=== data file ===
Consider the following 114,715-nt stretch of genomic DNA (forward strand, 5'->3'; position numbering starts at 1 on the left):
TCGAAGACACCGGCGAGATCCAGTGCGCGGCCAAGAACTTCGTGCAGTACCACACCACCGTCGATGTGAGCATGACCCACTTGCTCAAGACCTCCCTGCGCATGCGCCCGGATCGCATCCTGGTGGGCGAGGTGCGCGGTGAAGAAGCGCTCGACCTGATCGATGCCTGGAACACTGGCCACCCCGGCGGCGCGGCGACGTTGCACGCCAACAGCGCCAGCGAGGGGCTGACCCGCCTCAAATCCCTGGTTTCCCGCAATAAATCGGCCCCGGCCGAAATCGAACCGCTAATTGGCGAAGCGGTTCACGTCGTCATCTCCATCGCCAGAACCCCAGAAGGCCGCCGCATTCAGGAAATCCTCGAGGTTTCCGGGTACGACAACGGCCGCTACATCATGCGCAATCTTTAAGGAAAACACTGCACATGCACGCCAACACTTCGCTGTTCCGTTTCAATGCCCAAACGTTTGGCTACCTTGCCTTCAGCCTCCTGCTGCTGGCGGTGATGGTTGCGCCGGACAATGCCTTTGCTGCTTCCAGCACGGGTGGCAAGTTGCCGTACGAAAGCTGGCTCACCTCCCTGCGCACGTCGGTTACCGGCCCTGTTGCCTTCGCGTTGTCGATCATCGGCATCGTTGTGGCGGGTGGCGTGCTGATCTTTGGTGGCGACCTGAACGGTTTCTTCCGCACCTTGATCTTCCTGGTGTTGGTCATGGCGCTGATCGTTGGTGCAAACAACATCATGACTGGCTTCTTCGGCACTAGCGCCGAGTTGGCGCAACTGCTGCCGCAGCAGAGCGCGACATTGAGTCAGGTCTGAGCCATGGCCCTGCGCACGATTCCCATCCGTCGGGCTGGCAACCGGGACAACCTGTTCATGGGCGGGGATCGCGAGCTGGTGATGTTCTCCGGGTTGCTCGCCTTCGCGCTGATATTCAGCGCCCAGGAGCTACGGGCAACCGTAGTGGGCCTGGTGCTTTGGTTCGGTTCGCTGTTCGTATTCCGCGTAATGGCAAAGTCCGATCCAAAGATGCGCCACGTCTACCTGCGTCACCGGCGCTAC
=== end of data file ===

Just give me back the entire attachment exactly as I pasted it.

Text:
Consider the following 114,715-nt stretch of genomic DNA (forward strand, 5'->3'; position numbering starts at 1 on the left):
TCGAAGACACCGGCGAGATCCAGTGCGCGGCCAAGAACTTCGTGCAGTACCACACCACCGTCGATGTGAGCATGACCCACTTGCTCAAGACCTCCCTGCGCATGCGCCCGGATCGCATCCTGGTGGGCGAGGTGCGCGGTGAAGAAGCGCTCGACCTGATCGATGCCTGGAACACTGGCCACCCCGGCGGCGCGGCGACGTTGCACGCCAACAGCGCCAGCGAGGGGCTGACCCGCCTCAAATCCCTGGTTTCCCGCAATAAATCGGCCCCGGCCGAAATCGAACCGCTAATTGGCGAAGCGGTTCACGTCGTCATCTCCATCGCCAGAACCCCAGAAGGCCGCCGCATTCAGGAAATCCTCGAGGTTTCCGGGTACGACAACGGCCGCTACATCATGCGCAATCTTTAAGGAAAACACTGCACATGCACGCCAACACTTCGCTGTTCCGTTTCAATGCCCAAACGTTTGGCTACCTTGCCTTCAGCCTCCTGCTGCTGGCGGTGATGGTTGCGCCGGACAATGCCTTTGCTGCTTCCAGCACGGGTGGCAAGTTGCCGTACGAAAGCTGGCTCACCTCCCTGCGCACGTCGGTTACCGGCCCTGTTGCCTTCGCGTTGTCGATCATCGGCATCGTTGTGGCGGGTGGCGTGCTGATCTTTGGTGGCGACCTGAACGGTTTCTTCCGCACCTTGATCTTCCTGGTGTTGGTCATGGCGCTGATCGTTGGTGCAAACAACATCATGACTGGCTTCTTCGGCACTAGCGCCGAGTTGGCGCAACTGCTGCCGCAGCAGAGCGCGACATTGAGTCAGGTCTGAGCCATGGCCCTGCGCACGATTCCCATCCGTCGGGCTGGCAACCGGGACAACCTGTTCATGGGCGGGGATCGCGAGCTGGTGATGTTCTCCGGGTTGCTCGCCTTCGCGCTGATATTCAGCGCCCAGGAGCTACGGGCAACCGTAGTGGGCCTGGTGCTTTGGTTCGGTTCGCTGTTCGTATTCCGCGTAATGGCAAAGTCCGATCCAAAGATGCGCCACGTCTACCTGCGTCACCGGCGCTAC